Immediate actions to maintain cloud storage security


  • Restrict access to sensitive data
  • Tighten loose permissions
  • Perform regular reviews of permissions
  • Look for storage nodes labelled “public”
  • Encourage employees to use a VPN, which encrypts their connection
  • Enable multi-factor authentication
  • Enable strong encryption and key rotation for sensitive data
  • Ensure cloud orchestration tools and APIs are not exposed
  • Use a strong anti-malware program


  1. Vertical specialized threats


An industry vertical refers to a group of companies that focus on a niche or specialized market. Previously, cyber criminals targeted vertical-focused attacks toward finance institutions (i.e. online banks), since they could steal funds and customer data. However, in recent years, financial institutions have toughened their security measures, which leaves them less vulnerable to attacks.


At the same time, personal data has become a commodity, and breaches of data can damage any company’s reputation. This makes almost every vertical a target for cybercriminals.


Vertical specialized cyberattacks are incredibly sophisticated. Hackers will adapt attacks based on the unique processes and technology of a vertical.


For example, in manufacturing, hackers are targeting operating technology (OT) to infiltrate an organization’s network. The higher level of IoT devices in manufacturing gives hackers a window into the company’s digital infrastructure, and from there they can launch a full-scale attack.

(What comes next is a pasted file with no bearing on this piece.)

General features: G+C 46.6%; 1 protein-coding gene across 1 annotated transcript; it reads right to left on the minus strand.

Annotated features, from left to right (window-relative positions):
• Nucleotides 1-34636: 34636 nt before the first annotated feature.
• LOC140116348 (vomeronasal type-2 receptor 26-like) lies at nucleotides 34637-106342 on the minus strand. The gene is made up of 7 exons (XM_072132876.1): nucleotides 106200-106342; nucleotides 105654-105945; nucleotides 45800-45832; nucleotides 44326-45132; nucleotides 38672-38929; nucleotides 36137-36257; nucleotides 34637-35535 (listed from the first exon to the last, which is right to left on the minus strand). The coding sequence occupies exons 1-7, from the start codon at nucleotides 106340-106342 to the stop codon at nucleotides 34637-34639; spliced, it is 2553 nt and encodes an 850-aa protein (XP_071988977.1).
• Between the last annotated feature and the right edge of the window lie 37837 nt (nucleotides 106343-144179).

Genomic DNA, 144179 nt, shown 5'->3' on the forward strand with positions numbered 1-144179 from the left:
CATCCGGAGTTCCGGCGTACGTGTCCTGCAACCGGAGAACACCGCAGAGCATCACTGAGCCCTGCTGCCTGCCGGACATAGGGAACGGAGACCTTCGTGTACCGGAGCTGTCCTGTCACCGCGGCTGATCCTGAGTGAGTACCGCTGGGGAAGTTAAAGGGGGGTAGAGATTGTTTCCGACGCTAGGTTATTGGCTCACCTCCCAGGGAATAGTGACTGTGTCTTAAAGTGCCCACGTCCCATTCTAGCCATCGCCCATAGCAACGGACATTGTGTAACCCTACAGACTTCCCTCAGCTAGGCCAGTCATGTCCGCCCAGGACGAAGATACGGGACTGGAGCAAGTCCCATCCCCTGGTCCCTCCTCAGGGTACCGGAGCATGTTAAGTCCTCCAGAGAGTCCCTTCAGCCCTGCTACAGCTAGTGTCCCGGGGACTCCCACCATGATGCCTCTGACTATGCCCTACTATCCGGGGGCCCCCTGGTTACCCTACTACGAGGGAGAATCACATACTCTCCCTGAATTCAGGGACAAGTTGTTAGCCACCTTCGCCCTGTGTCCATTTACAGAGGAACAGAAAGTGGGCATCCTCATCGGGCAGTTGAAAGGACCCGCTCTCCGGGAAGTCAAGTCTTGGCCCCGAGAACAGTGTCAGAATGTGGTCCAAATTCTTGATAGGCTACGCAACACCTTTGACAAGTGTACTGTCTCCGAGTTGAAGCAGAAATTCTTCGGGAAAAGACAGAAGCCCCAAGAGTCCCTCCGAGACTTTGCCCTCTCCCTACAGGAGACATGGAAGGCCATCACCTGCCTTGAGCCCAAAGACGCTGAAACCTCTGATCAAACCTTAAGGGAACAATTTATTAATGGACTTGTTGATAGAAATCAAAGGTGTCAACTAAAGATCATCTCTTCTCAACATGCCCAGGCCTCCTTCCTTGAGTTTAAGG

For this vertical, malicious actors will steal company data and attempt to control or shut down systems. According to a 2022 IBM report, manufacturing has become the world’s most attacked industry, with system vulnerabilities accounting for almost half (47%) of attacks.


Immediate actions to prevent vertical specialized attacks


  • Understand cyberattack trends for your vertical (through a cybersecurity provider with experience in your vertical)
  • Perform a risk assessment of your own digital environment
  • Take measures to address specific risks, e.g. to secure IoT devices that provide a vector for hackers


Vertical specialized attacks are custom by nature, so there’s no one-size-fits-all strategy to prevent cyberattacks of this kind. It’s important that you discover what kind of threats your industry’s technology might pose, in order to tackle them head on.


The bottom line to preventing cyberattacks

As businesses expand their digital ecosystems, opportunities for hackers become plentiful. Adoption of new technology systems, and changes in usage, makes a business more vulnerable to cyberattacks. And the shift toward remote work opens new avenues for cyber criminals to access company data.


For modern businesses to prevent cyberattacks, they need to become more proactive. Industry-specific attacks will continue to rise, and so performing risk assessments of your organization’s specific technology is important. A shift toward the cloud has created weak spots in company networks, so it’s vital to address cloud storage security. Remember, a huge number of security breaches are caused by human error (misconfiguration, phishing emails etc.) so make sure to prioritize security training as a crucial first step.


Is your company secure?

ZAACT’s free consultation will answer your questions, identify your individual needs, and help you to prevent cyberattacks. Get started today with a free consultation.